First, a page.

You turn the soil over, awakening the freshness of tepid air after a rain, uncovering thick, long earthworms in the clumps of rich earth. Earthworms have not eyes, but light receptors, alerting them to darkness and light.

Whenever you encounter an earthworm trapped in the center of a concrete sidewalk in the morning sun, dried out but still wriggling, you use a foraged stick to gently lift the struggling worm to a dew-covered patch of grass.

You know the aching pull of home, the pain of displacement, however brief. Is this still my country, you ask?

Like muddied worms, your vision is impaired. Perhaps by clouds. Perhaps by the hazy smoke of fires out West reaching your landlocked Midwestern town. This year has seemed a tunnel with no end. You imagine growing your own receptors of light to lead you through.

Here on your knees in the garden, you tap into a small, nascent shift toward the sacred interconnectedness of all things; you reach for that ancient circle of belonging.

You are made of clay and love and delight. Remember this.

Scooping handfuls of dirt, you fortify your soul for the tasks awaiting you in the future, where you will slowly wind your way, where you will—upon arriving—bend your knees in prayer.

About the Writer:
Heidi Fettig Parton
received an MFA in creative nonfiction from Bay Path University in 2017. Her writing can be found in many publications, including Assay Journal, Brevity’s Nonfiction Blog, Angels Flight, literary west (AFLW), The Manifest-Station, and The Rumpus. More at www.heidifettigparton.com.

What It's Like by Deirdre Mahoney

Emerald Blog: What It’s Like

Posted Posted in Blog
The Emerald Blog :: Writing Inspired by Ireland

Every summer, Bay Path University’s MFA program in Creative Nonfiction writing offers a weeklong Writing Seminar based in Dingle, a town nestled on the Atlantic coast on the western shore of County Kerry, Ireland. Each day throughout the week, Seminar Facilitator Suzanne Strempek Shea gives participants a prompt to encourage writers to investigate new ideas and topics in their writing. During August 2020, we’ll publish our Emerald Blogs to showcase the diverse work developed from responses to Suzanne’s prompts.

From Suzanne Strempek Shea

Several of the workshops in our annual Summer Writing Seminar workshops are generative, and Deirdre Mahoney made the most of the opportunity to create in a 2018 workshop with Dinty W. Moore titled “Literary Nonfiction: The Truth, Artfully Arranged” during her second time with us in Dingle. Daily prompts in the workshop focused on detail, character, voice, and other key craft elements, but Deirdre doesn’t know the exact one that sparked this honest and artful essay. All of its readers can be grateful for her candor and for the strength it took to retrieve these moments so keenly.

What It’s Like

by Deirdre Mahoney

What It's Like by Deirdre Mahoney

He hovers over the Keurig machine trying to make a teabag produce coffee.

Is he brushing his teeth these days? No toothbrush in either bathroom or by the utility sink in the basement. Putting folded clothes away, I discover his plastic toiletry case poking out from under a pile of hand-knitted socks in the top drawer of the dresser. It contains five or six toothbrushes, all seemingly new and recently opened. Does he un-package a new one each time he brushes his teeth? When did that start? Why haven’t I noticed?

The phone rings less than three feet from where he sits with his eyes closed. He doesn’t flinch. A diminished sense of smell was one of the earliest symptoms; that occurred well before memories began to recede. Recently, I’ve noticed that items within eyesight don’t always register. He doesn’t see the carton of milk on the counter, his shaving cream on the shelf, the TV remote in the basket I ask him to hand to me when it’s time for Jeopardy! Surely the phone’s jarring ring should elicit a response. Does the ringing not register? Is he confused about what to do? Is this what lack of motivation—a common behavior listed in the literature—looks like?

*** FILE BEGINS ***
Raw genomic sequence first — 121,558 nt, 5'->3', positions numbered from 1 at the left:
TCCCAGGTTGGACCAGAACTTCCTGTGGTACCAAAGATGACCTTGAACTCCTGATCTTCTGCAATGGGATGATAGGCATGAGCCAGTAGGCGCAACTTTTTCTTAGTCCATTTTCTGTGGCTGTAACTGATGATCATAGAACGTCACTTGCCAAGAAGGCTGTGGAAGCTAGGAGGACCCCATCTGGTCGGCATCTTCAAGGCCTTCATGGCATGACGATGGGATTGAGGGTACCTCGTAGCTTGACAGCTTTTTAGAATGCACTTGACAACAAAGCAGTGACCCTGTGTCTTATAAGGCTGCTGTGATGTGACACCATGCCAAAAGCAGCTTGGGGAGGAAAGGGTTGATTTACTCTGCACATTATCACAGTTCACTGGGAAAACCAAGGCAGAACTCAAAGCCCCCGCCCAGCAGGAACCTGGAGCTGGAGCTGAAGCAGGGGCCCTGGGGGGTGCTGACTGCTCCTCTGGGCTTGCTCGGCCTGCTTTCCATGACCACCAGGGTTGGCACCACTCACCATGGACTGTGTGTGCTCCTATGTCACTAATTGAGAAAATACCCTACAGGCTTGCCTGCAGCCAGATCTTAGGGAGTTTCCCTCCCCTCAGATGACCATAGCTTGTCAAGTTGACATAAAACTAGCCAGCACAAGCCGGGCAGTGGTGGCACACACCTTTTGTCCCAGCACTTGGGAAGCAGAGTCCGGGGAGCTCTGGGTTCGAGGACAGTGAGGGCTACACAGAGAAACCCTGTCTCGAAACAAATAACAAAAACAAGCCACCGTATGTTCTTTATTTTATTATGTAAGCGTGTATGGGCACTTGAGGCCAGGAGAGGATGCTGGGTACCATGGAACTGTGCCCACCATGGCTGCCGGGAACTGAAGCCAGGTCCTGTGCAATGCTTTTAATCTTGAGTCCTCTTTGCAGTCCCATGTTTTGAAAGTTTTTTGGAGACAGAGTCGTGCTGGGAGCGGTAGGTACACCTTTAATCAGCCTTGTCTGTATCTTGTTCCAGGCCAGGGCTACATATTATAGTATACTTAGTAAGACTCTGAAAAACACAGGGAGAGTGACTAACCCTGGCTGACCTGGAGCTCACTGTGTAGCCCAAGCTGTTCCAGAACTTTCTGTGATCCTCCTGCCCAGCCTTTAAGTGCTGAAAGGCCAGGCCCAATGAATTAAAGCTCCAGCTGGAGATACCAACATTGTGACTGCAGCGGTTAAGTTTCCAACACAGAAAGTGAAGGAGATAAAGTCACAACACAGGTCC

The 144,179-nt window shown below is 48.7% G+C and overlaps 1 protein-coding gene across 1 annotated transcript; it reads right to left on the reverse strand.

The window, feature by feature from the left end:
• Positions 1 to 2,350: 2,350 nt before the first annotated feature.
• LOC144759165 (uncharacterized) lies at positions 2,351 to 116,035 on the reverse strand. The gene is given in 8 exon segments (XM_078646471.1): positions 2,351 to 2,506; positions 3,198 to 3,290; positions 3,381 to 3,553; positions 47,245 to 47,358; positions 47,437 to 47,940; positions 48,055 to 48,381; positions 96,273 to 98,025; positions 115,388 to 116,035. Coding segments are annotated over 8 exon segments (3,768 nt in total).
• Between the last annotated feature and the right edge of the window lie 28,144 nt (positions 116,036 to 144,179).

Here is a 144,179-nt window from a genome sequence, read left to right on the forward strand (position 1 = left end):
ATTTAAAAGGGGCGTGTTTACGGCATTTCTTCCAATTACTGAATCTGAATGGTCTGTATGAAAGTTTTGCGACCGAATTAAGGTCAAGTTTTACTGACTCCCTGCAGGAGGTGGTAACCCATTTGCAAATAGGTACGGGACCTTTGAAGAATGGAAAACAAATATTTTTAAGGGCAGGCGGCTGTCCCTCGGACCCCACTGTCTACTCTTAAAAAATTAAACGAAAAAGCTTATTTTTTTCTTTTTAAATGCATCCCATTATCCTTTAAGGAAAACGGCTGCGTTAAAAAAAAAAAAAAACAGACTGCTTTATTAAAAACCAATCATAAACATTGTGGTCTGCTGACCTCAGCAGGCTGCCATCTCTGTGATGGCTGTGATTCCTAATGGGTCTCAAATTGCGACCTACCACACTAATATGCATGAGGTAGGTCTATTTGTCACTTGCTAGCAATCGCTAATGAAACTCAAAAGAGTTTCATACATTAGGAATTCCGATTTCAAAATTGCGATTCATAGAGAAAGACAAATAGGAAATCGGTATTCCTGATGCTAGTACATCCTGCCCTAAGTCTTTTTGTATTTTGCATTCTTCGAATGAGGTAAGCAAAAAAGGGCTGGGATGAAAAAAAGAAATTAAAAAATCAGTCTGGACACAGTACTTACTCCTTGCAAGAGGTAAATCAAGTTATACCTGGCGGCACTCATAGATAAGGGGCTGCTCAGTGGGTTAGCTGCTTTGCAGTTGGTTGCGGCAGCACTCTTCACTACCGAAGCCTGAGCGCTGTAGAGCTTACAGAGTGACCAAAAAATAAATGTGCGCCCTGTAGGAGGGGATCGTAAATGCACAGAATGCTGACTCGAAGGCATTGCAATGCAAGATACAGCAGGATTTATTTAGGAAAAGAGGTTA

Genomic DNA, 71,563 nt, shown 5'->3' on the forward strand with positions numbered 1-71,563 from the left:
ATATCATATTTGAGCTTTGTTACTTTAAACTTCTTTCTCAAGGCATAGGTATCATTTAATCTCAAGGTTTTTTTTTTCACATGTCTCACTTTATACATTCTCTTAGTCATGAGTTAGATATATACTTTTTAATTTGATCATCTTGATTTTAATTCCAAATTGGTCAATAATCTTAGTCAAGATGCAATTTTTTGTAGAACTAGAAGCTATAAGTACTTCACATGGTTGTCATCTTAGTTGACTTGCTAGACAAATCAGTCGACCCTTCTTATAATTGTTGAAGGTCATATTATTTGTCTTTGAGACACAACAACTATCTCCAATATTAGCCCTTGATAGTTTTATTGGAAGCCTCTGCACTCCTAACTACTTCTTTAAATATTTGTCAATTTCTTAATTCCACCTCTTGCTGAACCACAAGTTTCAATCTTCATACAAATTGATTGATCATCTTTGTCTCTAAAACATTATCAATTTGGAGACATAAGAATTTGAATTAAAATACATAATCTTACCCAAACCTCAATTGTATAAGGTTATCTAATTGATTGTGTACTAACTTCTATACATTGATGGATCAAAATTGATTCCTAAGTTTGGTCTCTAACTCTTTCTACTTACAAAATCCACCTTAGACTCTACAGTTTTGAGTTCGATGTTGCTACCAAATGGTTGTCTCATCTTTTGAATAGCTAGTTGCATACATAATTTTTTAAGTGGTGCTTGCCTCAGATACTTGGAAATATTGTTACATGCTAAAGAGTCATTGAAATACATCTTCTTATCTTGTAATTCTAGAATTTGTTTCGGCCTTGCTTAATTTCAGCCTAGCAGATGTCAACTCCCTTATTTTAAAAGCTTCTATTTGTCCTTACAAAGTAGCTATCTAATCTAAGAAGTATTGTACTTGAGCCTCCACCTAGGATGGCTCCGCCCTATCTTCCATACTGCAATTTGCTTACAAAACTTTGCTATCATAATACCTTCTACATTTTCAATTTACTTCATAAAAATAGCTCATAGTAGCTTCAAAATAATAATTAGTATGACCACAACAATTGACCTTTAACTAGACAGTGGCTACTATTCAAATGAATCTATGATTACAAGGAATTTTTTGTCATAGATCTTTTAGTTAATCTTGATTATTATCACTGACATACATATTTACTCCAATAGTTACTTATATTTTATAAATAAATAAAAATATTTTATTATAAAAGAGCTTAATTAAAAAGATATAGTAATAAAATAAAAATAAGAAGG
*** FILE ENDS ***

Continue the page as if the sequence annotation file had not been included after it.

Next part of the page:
Although he no longer reads them, I still carefully choose fly-fishing books for holidays, birthdays, and no-particular-reason gifts. It’s a three-decade habit. 

I arrive home from campus on a chilly April evening to find him sitting in the dark wearing polarized sunglasses to watch the evening news. I kiss him on the forehead and scan the kitchen counter. Taking two stairs at a time, I head to our bedroom and check the bedside table. No luck. I dash back downstairs and recheck the living room before heading to the basement to scout the folding table where he’s been arranging stones he discovered on beaches in Leland and Northport, Michigan. Again, no luck. “If I were his eyeglasses,” I ask myself, “where would I be?”

The answer: anywhere.

I trail up to bed late and find him asleep in the Levis, flannel button-down, wool pull-over sweater, and striped socks he wore all day. And the day before. I pop the tank out of his CPAP machine, fill it with distilled water, and adjust the finicky face mask, repositioning the Velcro closures around his ears. I tap the start button and crawl in next to him, but before I turn off the bedside lamp, I pass my hand over his face to feel his breath.

He’s taking the dogs for a quick walk, he announces. Faithful friends Zelda and Phaedrus fixate on his every move, then agitate when he retrieves a single leash and walks alone out the back door toward their regular route

As we drive 30 miles from Traverse City to Northport, he’s content and quiet until we round a curve and the view of Lake Michigan is no longer obscured. He points to a mirage on the water, a number of illusory islands in the distance. “An archipelago,” he offers.

“Do you think they’re real, the islands?” I ask, downplaying my surprise at his use of archipelago, a specialized term, the kind of word once a natural part of his lexicon.

“Well, you see them too. There’s your answer,” he says.